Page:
The country is going to hell, whaddya gonna do.
Yesterday I finished reading Chris Hayes’s book “Twilight of the Elites,” and although I enjoyed it, I have to say it was more about the elites than about their twilight.
He focused on the enormous distance between people in society, how the myth of meritocracy is widening that gap (with healthy references to Karen Ho’s book Liquidated, which I blogged about here), and how, as the entrenched elite get more and more entrenched, they get less and less competent.
But Hayes didn’t really paint a picture of how things would end, although he mentioned the Tea Party and Occupy as possible important sources of resistance, not unlike Barofsky’s recent book Bailout (which I blogged about here), in which Barofsky appealed to the righteous anger of the people to whom government is no longer accountable.
Well, I guess Hayes did add one wrinkle which surprised me. He said it would be the upper middle class, educated class that actually foments the coming revolution. Oh, and the bloggers (because the mainstream media is so captured they’re useless). So me and my friends.
His argument is that we are the ones sufficiently educated and sufficiently insiderish that we will be at the window, with our faces pressed against the glass, looking in at the true insider elites, and seeing how stupid and incompetent those guys are, and how they are rigging the system against the rest of us, and we’ll eventually explode with disgust and righteous anger and that will signal the end.
Kind of feels like that’s already happened, but maybe I’m being impatient.
Two things I really enjoyed about his book:
First, the fact that practically everyone thinks they’re an underdog and has fought tooth and nail to succeed in this world. Absolutely true, including the guys I worked with in finance. I think the phrase he used is “people born on third base think they hit a triple”.
Second, he does a really good job describing the never-can-be-too-rich culture of our country; his example of going to Davos is an excellent one and brings that concept to life perfectly.
It’s enough to get you kind of depressed overall, though. If we are to believe this book’s thesis, our entrenched elite and dysfunctional political structure and economic system are doomed to fail at some future moment, and the best we can hope for is a moment where the hypocrisy collapses in on itself. What is there to look forward to exactly?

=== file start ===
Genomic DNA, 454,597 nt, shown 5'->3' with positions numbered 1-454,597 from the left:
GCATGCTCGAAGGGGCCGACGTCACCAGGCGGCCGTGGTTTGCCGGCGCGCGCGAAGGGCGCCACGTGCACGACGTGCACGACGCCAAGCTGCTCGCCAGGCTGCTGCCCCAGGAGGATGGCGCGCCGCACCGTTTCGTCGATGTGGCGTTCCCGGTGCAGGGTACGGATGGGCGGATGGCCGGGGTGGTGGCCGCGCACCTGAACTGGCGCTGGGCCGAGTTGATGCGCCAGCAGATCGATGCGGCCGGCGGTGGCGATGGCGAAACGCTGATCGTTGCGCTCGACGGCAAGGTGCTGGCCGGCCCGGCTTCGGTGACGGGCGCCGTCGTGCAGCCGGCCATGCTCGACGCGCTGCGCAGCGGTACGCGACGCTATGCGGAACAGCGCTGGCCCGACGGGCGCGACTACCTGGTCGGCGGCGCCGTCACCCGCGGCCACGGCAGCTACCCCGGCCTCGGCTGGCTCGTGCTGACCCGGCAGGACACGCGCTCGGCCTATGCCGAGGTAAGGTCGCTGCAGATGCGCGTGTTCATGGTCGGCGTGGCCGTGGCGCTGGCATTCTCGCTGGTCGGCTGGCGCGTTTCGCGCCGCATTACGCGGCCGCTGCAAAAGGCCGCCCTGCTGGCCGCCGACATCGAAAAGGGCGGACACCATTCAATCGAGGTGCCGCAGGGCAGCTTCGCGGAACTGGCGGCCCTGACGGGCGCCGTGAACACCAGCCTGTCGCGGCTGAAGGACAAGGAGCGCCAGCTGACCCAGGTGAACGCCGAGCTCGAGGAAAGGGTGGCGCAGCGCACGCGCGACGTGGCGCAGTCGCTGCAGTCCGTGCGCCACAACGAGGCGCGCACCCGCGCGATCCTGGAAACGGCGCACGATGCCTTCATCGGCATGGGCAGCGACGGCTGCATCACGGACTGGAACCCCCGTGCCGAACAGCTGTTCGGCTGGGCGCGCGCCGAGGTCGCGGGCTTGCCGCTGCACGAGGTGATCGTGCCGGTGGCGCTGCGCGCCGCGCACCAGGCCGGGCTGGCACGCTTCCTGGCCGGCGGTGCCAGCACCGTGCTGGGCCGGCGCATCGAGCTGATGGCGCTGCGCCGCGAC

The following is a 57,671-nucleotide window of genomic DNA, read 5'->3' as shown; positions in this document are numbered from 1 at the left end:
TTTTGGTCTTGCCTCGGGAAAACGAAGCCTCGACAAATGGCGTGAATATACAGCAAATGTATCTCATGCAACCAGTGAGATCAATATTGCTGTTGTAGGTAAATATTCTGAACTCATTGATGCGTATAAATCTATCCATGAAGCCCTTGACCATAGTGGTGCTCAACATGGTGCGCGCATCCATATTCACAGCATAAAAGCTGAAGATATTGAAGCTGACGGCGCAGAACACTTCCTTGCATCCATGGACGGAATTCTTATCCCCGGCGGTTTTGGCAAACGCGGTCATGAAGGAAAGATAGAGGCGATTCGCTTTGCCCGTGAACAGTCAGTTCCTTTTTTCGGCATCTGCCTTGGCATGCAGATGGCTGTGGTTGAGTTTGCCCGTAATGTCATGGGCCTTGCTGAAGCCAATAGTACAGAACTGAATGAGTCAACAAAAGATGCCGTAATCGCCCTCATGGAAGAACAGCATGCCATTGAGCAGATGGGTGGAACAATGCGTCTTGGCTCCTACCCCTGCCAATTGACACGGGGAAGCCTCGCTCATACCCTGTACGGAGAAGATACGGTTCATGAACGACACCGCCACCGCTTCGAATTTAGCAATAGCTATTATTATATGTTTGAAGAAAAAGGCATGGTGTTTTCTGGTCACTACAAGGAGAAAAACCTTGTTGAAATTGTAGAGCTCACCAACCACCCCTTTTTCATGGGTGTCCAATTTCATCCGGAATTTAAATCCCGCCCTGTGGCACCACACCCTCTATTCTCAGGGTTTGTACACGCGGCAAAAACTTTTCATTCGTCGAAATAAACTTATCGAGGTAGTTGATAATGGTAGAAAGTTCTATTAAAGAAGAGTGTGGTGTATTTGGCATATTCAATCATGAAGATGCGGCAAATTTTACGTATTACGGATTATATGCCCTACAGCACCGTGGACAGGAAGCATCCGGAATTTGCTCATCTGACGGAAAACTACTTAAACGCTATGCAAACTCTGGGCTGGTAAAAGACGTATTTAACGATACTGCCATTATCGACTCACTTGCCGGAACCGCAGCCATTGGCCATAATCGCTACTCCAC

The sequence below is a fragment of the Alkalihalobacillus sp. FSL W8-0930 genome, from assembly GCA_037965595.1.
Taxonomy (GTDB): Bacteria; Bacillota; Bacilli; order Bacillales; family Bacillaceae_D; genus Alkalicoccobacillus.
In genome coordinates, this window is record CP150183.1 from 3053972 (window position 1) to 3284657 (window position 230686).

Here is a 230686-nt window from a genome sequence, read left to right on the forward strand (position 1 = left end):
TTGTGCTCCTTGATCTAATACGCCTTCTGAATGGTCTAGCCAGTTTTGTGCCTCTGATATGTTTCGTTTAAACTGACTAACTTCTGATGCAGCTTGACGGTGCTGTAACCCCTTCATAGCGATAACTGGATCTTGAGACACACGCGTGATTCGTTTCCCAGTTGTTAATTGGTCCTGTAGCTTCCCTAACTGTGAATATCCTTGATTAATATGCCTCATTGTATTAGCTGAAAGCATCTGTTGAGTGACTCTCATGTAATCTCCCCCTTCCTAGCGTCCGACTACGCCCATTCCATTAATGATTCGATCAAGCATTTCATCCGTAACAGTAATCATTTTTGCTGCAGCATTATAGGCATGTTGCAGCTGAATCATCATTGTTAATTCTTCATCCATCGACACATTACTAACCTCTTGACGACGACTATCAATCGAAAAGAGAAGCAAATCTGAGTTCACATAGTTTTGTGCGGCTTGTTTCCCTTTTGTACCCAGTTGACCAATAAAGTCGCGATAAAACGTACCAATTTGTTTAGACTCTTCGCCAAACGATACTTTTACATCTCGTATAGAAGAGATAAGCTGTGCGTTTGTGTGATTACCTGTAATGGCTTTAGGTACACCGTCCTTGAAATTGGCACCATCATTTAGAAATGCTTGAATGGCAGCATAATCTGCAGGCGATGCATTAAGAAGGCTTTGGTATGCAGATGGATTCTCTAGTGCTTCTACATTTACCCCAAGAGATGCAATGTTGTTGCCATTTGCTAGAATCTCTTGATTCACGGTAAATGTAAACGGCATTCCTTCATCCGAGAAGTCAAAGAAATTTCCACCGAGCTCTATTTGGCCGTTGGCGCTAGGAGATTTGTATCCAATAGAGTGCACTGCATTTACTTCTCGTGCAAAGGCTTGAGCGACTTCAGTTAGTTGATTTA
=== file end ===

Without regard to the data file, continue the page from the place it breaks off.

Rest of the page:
I asked that of a friend of mine, and how it was getting me down. His advice to me was to own it more. To make the coming apocalypse an event, kind of like the 4th of July or a vacation, that you plan for and enjoy thinking about.
He said plenty of people do this, it’s in fact a huge industry of doom and gloom. The country is going to hell, whaddya gonna do, he said, might as well have some fun with it.
What? Who are these doom and gloom people? Start here, where Dmitry Orlov compares the preparedness of the US to the former USSR for the coming inevitable apocalypse. He calls this the “Collapse Gap”.
It’s got some great points (although he can’t both say that lawlessness ensues and people take what they want, and also say that people behind in their mortgages will be homeless) and it’s really funny as well, in a completely cynical, Russian way of course. My favorite lines:
One area in which I cannot discern any Collapse Gap is national politics. The ideologies may be different, but the blind adherence to them couldn’t be more similar.
It is certainly more fun to watch two Capitalist parties go at each other than just having the one Communist party to vote for. The things they fight over in public are generally symbolic little tokens of social policy, chosen for ease of public posturing. The Communist party offered just one bitter pill. The two Capitalist parties offer a choice of two placebos. The latest innovation is the photo finish election, where each party buys 50% of the vote, and the result is pulled out of statistical noise, like a rabbit out of a hat.